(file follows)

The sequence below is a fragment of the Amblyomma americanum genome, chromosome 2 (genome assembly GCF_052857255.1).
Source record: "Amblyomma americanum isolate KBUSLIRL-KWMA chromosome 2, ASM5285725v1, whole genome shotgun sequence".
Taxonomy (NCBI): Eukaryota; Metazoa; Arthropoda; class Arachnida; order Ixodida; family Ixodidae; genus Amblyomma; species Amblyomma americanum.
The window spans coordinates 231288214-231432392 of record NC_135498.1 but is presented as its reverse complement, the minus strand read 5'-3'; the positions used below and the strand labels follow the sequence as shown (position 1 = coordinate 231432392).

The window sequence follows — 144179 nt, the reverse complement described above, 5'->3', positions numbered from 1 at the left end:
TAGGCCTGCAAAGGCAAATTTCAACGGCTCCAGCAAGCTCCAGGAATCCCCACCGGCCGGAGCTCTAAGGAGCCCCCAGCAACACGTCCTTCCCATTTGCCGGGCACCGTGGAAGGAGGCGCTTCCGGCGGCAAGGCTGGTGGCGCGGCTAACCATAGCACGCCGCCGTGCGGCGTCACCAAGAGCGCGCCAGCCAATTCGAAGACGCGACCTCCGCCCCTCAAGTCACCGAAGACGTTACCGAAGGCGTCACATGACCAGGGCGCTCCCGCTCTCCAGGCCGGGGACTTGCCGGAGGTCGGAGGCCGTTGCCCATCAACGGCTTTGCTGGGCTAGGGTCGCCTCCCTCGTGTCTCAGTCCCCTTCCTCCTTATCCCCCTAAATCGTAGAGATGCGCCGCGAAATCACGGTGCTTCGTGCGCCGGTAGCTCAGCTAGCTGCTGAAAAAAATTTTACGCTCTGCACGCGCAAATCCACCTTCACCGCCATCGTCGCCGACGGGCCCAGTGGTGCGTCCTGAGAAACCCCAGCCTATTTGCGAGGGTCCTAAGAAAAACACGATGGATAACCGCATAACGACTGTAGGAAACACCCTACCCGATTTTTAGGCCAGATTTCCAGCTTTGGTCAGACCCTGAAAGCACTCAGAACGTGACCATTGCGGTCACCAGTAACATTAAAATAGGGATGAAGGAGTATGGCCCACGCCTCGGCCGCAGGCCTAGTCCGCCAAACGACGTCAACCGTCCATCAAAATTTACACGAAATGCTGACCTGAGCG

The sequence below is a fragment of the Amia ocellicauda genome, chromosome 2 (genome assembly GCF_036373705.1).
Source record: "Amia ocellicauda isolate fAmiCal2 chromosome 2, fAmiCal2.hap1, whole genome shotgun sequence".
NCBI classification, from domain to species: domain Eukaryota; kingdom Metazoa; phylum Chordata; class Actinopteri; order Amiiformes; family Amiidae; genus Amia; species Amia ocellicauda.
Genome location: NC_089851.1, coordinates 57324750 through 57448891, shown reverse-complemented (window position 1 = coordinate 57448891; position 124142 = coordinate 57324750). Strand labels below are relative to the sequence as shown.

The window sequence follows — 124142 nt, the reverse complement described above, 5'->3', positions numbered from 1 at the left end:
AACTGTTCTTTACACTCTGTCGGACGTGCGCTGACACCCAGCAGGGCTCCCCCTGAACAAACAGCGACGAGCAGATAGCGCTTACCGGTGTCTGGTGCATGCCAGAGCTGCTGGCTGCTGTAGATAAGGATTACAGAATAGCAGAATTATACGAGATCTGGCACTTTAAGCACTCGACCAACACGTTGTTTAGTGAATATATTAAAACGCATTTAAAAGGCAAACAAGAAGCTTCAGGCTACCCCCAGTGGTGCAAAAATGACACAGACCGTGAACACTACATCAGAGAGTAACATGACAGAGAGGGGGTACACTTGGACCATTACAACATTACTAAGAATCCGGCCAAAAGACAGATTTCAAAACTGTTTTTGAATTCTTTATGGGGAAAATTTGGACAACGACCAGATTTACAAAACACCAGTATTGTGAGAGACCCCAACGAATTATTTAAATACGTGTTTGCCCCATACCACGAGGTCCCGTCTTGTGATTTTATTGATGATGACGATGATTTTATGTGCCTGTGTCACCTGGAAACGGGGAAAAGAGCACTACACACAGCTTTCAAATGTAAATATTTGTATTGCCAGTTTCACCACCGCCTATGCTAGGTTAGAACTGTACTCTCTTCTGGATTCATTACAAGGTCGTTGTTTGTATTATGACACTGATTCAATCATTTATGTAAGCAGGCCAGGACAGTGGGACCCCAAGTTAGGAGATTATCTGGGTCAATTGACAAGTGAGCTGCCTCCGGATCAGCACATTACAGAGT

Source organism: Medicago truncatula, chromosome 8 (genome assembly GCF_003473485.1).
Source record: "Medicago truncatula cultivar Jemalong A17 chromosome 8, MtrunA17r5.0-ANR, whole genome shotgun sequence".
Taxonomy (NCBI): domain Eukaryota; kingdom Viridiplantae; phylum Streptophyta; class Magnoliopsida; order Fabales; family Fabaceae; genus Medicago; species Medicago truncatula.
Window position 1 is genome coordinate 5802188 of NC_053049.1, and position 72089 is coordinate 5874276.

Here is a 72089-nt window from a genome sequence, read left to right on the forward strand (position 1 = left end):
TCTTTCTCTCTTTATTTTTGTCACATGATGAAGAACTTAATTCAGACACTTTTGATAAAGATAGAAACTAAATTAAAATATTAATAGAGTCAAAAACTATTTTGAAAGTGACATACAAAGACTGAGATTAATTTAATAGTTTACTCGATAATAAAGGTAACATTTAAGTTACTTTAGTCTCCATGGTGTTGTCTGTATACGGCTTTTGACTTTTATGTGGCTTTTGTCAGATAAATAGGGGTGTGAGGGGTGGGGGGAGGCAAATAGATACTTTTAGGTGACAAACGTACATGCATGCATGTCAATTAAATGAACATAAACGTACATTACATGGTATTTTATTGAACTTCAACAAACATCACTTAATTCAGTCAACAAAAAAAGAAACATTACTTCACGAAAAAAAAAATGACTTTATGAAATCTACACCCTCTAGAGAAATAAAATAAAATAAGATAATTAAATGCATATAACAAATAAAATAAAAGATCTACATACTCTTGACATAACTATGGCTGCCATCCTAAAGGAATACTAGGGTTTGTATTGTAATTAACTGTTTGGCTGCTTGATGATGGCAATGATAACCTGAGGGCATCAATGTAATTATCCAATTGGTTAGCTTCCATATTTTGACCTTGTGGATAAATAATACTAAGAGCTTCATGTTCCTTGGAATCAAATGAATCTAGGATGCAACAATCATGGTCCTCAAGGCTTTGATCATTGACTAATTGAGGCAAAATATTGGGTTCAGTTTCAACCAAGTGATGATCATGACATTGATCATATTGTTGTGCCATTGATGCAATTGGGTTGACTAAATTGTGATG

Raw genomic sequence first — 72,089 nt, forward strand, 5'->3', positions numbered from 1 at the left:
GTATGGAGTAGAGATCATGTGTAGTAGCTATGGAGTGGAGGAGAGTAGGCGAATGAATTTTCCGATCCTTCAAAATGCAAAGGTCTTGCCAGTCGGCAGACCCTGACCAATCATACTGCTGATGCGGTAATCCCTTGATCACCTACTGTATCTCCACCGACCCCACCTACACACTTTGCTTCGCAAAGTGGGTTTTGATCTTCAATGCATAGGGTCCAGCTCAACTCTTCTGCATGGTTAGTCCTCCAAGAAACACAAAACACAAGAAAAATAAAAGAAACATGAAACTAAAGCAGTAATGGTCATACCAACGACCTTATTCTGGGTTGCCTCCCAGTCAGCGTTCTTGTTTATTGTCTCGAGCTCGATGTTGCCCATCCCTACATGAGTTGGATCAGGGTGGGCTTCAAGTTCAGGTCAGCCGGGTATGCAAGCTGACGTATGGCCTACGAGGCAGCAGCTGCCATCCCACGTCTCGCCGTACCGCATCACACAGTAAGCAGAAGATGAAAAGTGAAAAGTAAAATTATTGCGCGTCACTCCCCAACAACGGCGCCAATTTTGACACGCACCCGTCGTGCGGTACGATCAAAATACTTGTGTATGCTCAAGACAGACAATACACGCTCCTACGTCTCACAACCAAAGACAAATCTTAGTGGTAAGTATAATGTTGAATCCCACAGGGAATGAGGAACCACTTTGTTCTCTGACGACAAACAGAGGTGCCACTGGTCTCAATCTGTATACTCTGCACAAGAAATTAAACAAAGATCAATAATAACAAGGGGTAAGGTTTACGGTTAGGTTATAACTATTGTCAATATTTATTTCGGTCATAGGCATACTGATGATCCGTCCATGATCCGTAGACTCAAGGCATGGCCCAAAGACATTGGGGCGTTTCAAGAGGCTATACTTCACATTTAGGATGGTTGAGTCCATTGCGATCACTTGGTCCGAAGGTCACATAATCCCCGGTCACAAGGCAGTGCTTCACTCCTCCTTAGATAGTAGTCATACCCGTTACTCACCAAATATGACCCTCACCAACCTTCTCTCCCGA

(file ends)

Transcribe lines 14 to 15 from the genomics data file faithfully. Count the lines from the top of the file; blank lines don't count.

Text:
Source record: "Medicago truncatula cultivar Jemalong A17 chromosome 8, MtrunA17r5.0-ANR, whole genome shotgun sequence".
Taxonomy (NCBI): domain Eukaryota; kingdom Viridiplantae; phylum Streptophyta; class Magnoliopsida; order Fabales; family Fabaceae; genus Medicago; species Medicago truncatula.